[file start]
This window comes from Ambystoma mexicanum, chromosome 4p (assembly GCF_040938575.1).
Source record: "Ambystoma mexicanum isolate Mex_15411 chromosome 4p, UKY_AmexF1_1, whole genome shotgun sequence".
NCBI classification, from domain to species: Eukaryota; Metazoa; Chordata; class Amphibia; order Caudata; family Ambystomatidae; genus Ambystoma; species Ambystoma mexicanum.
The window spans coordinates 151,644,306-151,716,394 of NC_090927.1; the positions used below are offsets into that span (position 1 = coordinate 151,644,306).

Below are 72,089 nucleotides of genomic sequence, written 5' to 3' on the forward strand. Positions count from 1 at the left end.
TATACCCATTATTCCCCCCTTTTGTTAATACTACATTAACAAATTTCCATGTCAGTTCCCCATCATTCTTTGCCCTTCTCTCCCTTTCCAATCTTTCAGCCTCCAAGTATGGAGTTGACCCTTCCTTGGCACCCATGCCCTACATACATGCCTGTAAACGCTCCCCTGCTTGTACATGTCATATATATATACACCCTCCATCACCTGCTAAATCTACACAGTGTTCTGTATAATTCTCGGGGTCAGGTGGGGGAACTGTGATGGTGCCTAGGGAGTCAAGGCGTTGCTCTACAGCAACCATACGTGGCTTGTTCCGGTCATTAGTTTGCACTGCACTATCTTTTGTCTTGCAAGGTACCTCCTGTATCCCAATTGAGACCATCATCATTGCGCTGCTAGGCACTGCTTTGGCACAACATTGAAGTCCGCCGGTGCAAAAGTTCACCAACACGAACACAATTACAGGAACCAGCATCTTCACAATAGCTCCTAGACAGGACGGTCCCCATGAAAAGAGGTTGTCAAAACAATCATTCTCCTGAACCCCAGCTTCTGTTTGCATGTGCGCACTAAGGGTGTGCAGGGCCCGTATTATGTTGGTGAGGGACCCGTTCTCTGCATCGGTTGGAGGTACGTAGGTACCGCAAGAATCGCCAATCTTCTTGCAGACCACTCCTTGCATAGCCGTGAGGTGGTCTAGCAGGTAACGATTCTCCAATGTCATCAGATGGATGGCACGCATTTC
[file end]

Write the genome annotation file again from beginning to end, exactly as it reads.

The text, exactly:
This window comes from Ambystoma mexicanum, chromosome 4p (assembly GCF_040938575.1).
Source record: "Ambystoma mexicanum isolate Mex_15411 chromosome 4p, UKY_AmexF1_1, whole genome shotgun sequence".
NCBI classification, from domain to species: Eukaryota; Metazoa; Chordata; class Amphibia; order Caudata; family Ambystomatidae; genus Ambystoma; species Ambystoma mexicanum.
The window spans coordinates 151,644,306-151,716,394 of NC_090927.1; the positions used below are offsets into that span (position 1 = coordinate 151,644,306).

Below are 72,089 nucleotides of genomic sequence, written 5' to 3' on the forward strand. Positions count from 1 at the left end.
TATACCCATTATTCCCCCCTTTTGTTAATACTACATTAACAAATTTCCATGTCAGTTCCCCATCATTCTTTGCCCTTCTCTCCCTTTCCAATCTTTCAGCCTCCAAGTATGGAGTTGACCCTTCCTTGGCACCCATGCCCTACATACATGCCTGTAAACGCTCCCCTGCTTGTACATGTCATATATATATACACCCTCCATCACCTGCTAAATCTACACAGTGTTCTGTATAATTCTCGGGGTCAGGTGGGGGAACTGTGATGGTGCCTAGGGAGTCAAGGCGTTGCTCTACAGCAACCATACGTGGCTTGTTCCGGTCATTAGTTTGCACTGCACTATCTTTTGTCTTGCAAGGTACCTCCTGTATCCCAATTGAGACCATCATCATTGCGCTGCTAGGCACTGCTTTGGCACAACATTGAAGTCCGCCGGTGCAAAAGTTCACCAACACGAACACAATTACAGGAACCAGCATCTTCACAATAGCTCCTAGACAGGACGGTCCCCATGAAAAGAGGTTGTCAAAACAATCATTCTCCTGAACCCCAGCTTCTGTTTGCATGTGCGCACTAAGGGTGTGCAGGGCCCGTATTATGTTGGTGAGGGACCCGTTCTCTGCATCGGTTGGAGGTACGTAGGTACCGCAAGAATCGCCAATCTTCTTGCAGACCACTCCTTGCATAGCCGTGAGGTGGTCTAGCAGGTAACGATTCTCCAATGTCATCAGATGGATGGCACGCATTTC